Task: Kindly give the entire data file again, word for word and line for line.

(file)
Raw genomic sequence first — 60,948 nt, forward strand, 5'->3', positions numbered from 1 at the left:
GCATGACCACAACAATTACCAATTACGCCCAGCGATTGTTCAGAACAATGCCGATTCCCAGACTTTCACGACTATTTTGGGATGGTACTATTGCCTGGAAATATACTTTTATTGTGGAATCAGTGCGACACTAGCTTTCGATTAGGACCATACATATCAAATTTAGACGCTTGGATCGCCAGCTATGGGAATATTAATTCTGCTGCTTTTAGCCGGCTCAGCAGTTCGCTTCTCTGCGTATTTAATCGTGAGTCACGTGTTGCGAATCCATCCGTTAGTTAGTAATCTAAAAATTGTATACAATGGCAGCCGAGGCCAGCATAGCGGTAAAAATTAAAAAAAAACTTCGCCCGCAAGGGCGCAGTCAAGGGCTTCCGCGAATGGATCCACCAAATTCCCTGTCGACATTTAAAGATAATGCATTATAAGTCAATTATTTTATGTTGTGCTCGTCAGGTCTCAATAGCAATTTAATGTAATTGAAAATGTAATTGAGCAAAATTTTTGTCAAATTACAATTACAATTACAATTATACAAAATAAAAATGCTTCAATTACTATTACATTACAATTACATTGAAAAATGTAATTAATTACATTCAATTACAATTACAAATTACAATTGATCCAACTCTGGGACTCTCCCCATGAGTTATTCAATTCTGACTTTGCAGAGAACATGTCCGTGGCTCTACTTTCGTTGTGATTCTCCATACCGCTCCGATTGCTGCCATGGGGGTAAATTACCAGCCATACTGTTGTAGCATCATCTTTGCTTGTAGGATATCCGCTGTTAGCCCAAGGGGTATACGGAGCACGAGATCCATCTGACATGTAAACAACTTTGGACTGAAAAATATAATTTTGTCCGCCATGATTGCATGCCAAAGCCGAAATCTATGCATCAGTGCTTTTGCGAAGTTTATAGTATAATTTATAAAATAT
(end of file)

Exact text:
Raw genomic sequence first — 60,948 nt, forward strand, 5'->3', positions numbered from 1 at the left:
GCATGACCACAACAATTACCAATTACGCCCAGCGATTGTTCAGAACAATGCCGATTCCCAGACTTTCACGACTATTTTGGGATGGTACTATTGCCTGGAAATATACTTTTATTGTGGAATCAGTGCGACACTAGCTTTCGATTAGGACCATACATATCAAATTTAGACGCTTGGATCGCCAGCTATGGGAATATTAATTCTGCTGCTTTTAGCCGGCTCAGCAGTTCGCTTCTCTGCGTATTTAATCGTGAGTCACGTGTTGCGAATCCATCCGTTAGTTAGTAATCTAAAAATTGTATACAATGGCAGCCGAGGCCAGCATAGCGGTAAAAATTAAAAAAAAACTTCGCCCGCAAGGGCGCAGTCAAGGGCTTCCGCGAATGGATCCACCAAATTCCCTGTCGACATTTAAAGATAATGCATTATAAGTCAATTATTTTATGTTGTGCTCGTCAGGTCTCAATAGCAATTTAATGTAATTGAAAATGTAATTGAGCAAAATTTTTGTCAAATTACAATTACAATTACAATTATACAAAATAAAAATGCTTCAATTACTATTACATTACAATTACATTGAAAAATGTAATTAATTACATTCAATTACAATTACAAATTACAATTGATCCAACTCTGGGACTCTCCCCATGAGTTATTCAATTCTGACTTTGCAGAGAACATGTCCGTGGCTCTACTTTCGTTGTGATTCTCCATACCGCTCCGATTGCTGCCATGGGGGTAAATTACCAGCCATACTGTTGTAGCATCATCTTTGCTTGTAGGATATCCGCTGTTAGCCCAAGGGGTATACGGAGCACGAGATCCATCTGACATGTAAACAACTTTGGACTGAAAAATATAATTTTGTCCGCCATGATTGCATGCCAAAGCCGAAATCTATGCATCAGTGCTTTTGCGAAGTTTATAGTATAATTTATAAAATAT